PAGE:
post #66 of 99
Quote:
Originally Posted by Phizz View Post

I haven't read all the comments left here before typing this, so I'm sure I am just repeating.

Then why are you wasting everyone's time?
post #67 of 99
...until I got my thumbs narrowed. Now I'm super fast.
post #68 of 99
Quote:
Originally Posted by onceuponamac View Post

Or - perhaps Apple should enable bluetooth to work with a separate slick keyboard that can snap on to the device so that when you need to type a long email you have a choice!

What's the point of bluetooth if you have to physically connect it? Isn't it all just software anyway? I mean, you're already connected to a keyboard (by way of the computer USB) when you sync the iPhone anyway, right?
post #69 of 99
Quote:
Participants were given little time to familiarize themselves with the iPhone's touch keyboard ahead of the study and therefore their texting abilities were still at the novice level. Throughout the study, however, User Centric said there were some "limited improvements in keyboard comfort as users progressed through the tasks on the iPhone."

"Overall, the findings in the study can be taken as a good representation of what iPhone text messaging is like for a customer who has just bought an iPhone and is using it for the first time," said Gavin Lew, Managing Director at User Centric. "It's important to consider the changes a person has to make when they switch to the iPhone.


I hate to say it, but this is a self-evident study. New users who didn't have any time to read the Owner's manual, didn't practice on the keypad, and were sending their first messages on the first day of using an iPhone.

What else did you expect?

And the study specifically says that participants were improving their typing skills as time went by.

What more could you ask for?

post #70 of 99
Theere os npthung wtogg wth the kwyboard in the iphonr, iut is QWERTY keyd.
I sm wrtiing ghis on my iPhone nuw ans is finr, 40-50wpm. qhat os wrongf wirth rverybody????


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post #71 of 99
1. comparing long time qwerty texters with their performance on an iphone the first time? huh?

2. just the fact that someone bothered to do a study on this confirms iphone's immense popularity.
post #72 of 99
Tactile vs non tactile asside, I'd have to agree with the interface complaints. The auto correct feature has had me RETYPING words too often - and to catch it in mid-word with it's imminent sabotage means slowing down typing altogether. If it would stay the hell out of the way (by default) it would be a big help.

I have no problems with the keyboard. Without cut-and-paste and a whole host of interface improvements, it's very much a version 1.0 product.
post #73 of 99
Quote:
Originally Posted by bobrk View Post

...until I got my thumbs narrowed. Now I'm super fast.

Those iGrinders work great for that don't they?
post #74 of 99
Quote:
Originally Posted by JupiterOne View Post

What's the point of bluetooth if you have to physically connect it? Isn't it all just software anyway? I mean, you're already connected to a keyboard (by way of the computer USB) when you sync the iPhone anyway, right?


i meant snap on (so I don't lose it) not connect through the charge adapter - agree that bluetooth avoids the necessity of this.
post #75 of 99
I came to the iPhone after never having used a Blackberry/anything of its ilk. I found the keyboard dead easy and I can zip along on it just fine. (Rule number one: touch lightly. It doesn't take much. If I can accurately hit a link on a non-magnified page in what would be about the equivalent of a 5-point font, it's sure as hell possible to hit the right key on a much, much bigger keyboard.)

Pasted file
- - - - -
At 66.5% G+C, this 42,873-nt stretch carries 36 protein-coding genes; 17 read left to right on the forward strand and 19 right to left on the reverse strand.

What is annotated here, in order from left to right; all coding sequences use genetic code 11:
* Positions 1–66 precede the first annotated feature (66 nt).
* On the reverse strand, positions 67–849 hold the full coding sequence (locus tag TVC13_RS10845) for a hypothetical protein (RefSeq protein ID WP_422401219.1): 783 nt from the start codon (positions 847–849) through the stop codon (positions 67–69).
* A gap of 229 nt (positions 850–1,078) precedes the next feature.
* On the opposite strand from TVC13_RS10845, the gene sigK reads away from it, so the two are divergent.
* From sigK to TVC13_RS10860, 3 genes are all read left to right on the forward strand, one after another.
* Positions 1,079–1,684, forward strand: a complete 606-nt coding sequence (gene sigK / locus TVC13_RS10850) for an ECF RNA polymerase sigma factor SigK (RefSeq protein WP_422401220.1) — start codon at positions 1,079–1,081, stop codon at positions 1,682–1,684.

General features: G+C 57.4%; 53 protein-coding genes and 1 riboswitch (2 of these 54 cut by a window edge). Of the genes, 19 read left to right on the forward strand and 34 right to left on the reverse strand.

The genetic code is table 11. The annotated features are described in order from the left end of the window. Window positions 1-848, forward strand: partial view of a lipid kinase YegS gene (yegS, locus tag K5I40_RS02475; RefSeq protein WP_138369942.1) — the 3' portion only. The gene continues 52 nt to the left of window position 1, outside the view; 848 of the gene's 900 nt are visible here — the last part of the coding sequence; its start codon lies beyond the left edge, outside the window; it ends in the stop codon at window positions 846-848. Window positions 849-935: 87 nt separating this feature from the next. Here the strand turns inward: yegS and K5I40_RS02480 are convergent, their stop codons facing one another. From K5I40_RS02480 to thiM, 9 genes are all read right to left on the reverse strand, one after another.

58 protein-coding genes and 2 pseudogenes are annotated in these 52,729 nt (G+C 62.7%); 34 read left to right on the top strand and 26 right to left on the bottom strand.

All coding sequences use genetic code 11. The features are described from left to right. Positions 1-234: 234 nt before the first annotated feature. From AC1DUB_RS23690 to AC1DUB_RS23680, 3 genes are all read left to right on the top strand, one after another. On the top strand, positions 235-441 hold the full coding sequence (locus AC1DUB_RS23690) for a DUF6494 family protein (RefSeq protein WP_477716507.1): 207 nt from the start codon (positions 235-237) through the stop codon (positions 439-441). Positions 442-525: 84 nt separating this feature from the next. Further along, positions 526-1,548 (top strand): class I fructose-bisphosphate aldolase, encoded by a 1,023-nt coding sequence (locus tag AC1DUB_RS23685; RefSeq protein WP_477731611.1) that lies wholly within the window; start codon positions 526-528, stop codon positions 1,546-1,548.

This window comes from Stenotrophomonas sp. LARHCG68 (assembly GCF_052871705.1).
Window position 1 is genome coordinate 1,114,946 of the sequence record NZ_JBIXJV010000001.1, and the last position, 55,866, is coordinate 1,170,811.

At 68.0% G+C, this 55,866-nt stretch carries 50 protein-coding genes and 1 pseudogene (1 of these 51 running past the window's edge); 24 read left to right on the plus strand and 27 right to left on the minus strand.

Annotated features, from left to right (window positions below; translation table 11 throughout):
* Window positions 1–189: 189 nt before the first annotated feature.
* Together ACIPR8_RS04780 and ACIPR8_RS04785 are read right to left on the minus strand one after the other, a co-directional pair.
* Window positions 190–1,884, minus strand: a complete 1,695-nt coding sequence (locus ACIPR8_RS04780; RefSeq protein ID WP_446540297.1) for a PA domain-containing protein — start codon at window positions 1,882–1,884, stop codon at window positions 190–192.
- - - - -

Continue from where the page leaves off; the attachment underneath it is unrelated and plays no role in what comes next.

Since then, I've been handed someone else's Blackberry to enter my contact info. I found the keys perfectly usable but the navigation & methods for getting to special characters more than a bit clunky. I'm pretty sure long-time users wouldn't.

So... to each their own, basically, but I'd be far more interested in the first impressions of people who'd never used either type of phone before, because of course your existing assumptions are going to skew things. Methodology 101. \
post #76 of 99
What an idiotic study.

And it's bad enough that they're trying to spread this FUD, did AI really need to run it with a headline that's just as misleading as the study itself?

Makes it look like AI may have actually bought into this tripe.
post #77 of 99
now ask them
would you trade in that keyboard for an iPhone???

20 would say yes

it's one of those "generate news and buzz about yourself" meaningless surveys
have 10 50 year olds go against text messaging against 10 teenagers......gee old people can't text
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post #78 of 99
Lets see...
Sample size: 20 people.
Time to familiarize with phone: 1 MINUTE
http://machinist.salon.com/blog/2007...iphone_keypad/

What moronic 'scientists'.
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post #79 of 99
It might be nice if Apple released an iPhone with physical QWERTY keyboard alongside the current one. The screen would be smaller, but still be multi-touch.

Most people would go for the current (no keyboard) phone. It'd be better for surfing the web and watching videos. But the keyboard version would be picked up by a lot of businesses and all those people who just can't live without one.

Apple will never do it of course. It'd complicate the product line.

I've never used an iPhone, but am looking forward to doing so. I currently use a phone with just a numeric keypad. If I can get a decent typing speed on that, I can't imagine a virtual QWERTY keyboard being too much trouble

Amorya
post #80 of 99
Quote:
Originally Posted by minderbinder View Post

What an idiotic study.

And it's bad enough that they're trying to spread this FUD, did AI really need to run it with a headline that's just as misleading as the study itself?

Makes it look like AI may have actually bought into this tripe.

More likely than AI buying into the tripe, I'd believe AI was bought off--paid to post the study. Now who might be willing to pay for it? Try Verizon, Nokia, or RIMM.

So tell us, AI, why did you post it?